Friday, January 1, 2010

Last Year's Confessions and New Years Resolution, or why vintage is your best bet in fragrance...

(image: daily contributor via crunchgear)

Happy New Years Day! This morning I arose very early and as I normally do, spent the first 30 minutes or so reading. When the mood strikes me, as it often does, I typically apply a perfume to wear during this reading time. Not only does it help me meditate on my daily verses, but I also find my sense of smell unparallelled at this time. Today for example I applied the latest scent I've acquired as part of my growing collection dedicated specifically to antique chypre scents. I could call them vintage or classic perfumes, but those terms have so many permutated meanings, and really my collection is all about 1900-1950 chypres. I think with perfumes, since few survive in wearable form at the traditional 100 year mark, the 50 year mark may be appropriate for calling something an antique. Definitely this won't work for people (!!) since we're only beginning to hit our stride, some of us, at 50.  But for the sake of personal perfume lexicon and practicality, it seems fair game to consider anything over 50 years to be an antique (or nearly so) scent.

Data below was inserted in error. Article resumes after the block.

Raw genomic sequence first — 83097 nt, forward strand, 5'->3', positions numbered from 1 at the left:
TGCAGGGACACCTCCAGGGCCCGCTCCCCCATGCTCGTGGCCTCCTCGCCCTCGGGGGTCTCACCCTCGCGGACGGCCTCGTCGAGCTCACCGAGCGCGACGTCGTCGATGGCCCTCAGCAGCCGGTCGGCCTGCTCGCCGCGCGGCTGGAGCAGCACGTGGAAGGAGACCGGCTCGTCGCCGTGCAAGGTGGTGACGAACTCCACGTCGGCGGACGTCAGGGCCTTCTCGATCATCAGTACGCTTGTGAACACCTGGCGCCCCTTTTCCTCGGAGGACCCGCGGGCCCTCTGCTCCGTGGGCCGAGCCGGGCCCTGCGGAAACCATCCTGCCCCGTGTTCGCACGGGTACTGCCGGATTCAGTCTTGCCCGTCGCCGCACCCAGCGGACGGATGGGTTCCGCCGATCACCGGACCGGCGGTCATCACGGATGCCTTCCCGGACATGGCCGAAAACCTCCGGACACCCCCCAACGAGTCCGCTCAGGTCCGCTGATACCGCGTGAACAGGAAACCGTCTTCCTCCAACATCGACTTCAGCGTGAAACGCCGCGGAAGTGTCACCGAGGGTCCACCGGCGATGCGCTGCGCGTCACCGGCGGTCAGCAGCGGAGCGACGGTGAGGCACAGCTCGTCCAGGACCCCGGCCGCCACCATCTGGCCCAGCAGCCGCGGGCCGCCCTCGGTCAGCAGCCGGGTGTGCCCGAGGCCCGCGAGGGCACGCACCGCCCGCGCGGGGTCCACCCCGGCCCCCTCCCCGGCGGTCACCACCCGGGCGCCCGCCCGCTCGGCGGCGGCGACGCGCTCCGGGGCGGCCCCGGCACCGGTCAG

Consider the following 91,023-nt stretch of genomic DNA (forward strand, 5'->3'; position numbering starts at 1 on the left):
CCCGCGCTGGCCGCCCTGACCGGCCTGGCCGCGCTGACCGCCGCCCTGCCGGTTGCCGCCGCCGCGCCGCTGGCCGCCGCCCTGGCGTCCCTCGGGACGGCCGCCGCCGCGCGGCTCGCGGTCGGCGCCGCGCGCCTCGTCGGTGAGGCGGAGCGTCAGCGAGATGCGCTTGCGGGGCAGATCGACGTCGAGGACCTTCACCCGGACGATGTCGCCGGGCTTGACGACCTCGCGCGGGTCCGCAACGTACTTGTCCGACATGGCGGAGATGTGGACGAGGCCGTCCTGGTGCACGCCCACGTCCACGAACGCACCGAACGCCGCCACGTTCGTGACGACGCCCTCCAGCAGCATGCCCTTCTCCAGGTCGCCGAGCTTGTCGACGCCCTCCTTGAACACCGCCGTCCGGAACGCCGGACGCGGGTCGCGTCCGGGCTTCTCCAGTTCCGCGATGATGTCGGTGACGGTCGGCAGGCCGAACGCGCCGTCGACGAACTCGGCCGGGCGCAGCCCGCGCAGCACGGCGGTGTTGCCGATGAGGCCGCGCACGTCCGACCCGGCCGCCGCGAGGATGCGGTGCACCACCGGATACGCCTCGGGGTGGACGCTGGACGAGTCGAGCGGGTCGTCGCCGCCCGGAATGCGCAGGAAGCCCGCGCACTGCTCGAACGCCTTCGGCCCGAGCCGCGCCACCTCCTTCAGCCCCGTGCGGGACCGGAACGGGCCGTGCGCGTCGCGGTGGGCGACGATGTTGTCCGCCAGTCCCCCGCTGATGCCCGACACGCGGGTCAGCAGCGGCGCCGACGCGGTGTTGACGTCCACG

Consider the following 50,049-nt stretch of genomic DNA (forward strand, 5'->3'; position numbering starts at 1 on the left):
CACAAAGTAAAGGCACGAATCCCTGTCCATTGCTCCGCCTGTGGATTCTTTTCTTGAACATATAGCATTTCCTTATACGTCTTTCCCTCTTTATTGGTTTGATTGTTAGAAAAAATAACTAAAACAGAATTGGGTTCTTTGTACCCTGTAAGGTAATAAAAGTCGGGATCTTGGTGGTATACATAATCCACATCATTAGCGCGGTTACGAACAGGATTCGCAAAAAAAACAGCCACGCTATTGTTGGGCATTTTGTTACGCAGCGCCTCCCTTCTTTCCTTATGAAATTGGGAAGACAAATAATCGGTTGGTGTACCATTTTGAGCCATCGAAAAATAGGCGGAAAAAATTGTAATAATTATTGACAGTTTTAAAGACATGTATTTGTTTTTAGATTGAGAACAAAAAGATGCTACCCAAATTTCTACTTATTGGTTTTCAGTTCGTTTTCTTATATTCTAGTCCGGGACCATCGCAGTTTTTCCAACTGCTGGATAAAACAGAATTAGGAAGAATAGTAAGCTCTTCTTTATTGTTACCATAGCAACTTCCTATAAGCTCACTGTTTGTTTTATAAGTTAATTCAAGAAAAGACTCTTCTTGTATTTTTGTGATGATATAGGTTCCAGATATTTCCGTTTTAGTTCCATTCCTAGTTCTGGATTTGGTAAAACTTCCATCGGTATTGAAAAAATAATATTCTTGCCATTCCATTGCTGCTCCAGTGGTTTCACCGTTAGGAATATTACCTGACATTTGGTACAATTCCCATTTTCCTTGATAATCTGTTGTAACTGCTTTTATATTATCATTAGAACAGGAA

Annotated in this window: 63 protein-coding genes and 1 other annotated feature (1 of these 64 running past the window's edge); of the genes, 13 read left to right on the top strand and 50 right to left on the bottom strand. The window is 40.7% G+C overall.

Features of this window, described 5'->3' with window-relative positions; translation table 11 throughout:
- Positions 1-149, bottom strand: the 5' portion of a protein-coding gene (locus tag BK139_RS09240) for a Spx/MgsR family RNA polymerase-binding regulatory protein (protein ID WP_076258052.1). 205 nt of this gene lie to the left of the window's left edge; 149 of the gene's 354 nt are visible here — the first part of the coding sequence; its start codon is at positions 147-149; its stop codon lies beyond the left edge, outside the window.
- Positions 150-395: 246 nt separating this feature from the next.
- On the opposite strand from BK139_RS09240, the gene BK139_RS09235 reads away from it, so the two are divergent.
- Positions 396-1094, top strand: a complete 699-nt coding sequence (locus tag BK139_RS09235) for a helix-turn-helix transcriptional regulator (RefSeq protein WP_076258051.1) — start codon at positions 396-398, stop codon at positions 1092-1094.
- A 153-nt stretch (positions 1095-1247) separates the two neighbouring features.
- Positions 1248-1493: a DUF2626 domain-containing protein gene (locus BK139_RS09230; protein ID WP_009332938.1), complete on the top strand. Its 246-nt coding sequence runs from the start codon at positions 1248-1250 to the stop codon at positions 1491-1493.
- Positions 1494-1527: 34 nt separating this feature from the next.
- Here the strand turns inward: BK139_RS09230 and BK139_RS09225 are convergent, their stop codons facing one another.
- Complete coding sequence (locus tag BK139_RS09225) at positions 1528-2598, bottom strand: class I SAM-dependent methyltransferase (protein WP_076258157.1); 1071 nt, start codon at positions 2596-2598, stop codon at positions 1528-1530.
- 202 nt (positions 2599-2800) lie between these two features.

In any case, today I'm taking stock of the past year, and thinking about perfume budgets and planning for next this year's purchases. And I've come to a conclusion, but first let's backup a bit... As many of you have, I've become more accustomed to paying larger and larger sums for perfumes. It used to be (for me, anyway) that $100 was some kind of breaking point, marking an uber-expensive purchase. Under that mark, I spent relatively freely, without really considering the import of a perfume purchase, or considering it's place in my collection. Then seemingly all of sudden, and only a couple of years ago, with the advent of many new exclusive, speciality and luxury lines and especially as the niche perfume market expanded,  exploded, the $100 mark became passe. At that time and really this past year, the mark jumped up to $200 and just as quickly to $250... Chanel Exclusives/Les Exclusifs and Guerlain Elixir Charnels and even Tom Ford's Private lines are prime examples of this trend from the past two years. Now I'm not really into super high volume purchasing at this level, and I just can't afford monthly purchases along those lines. Not that I still can't find a bunch of stuff to sniff for way, way below $100. But I'm not talking about perfumista-on-a-budget finds today.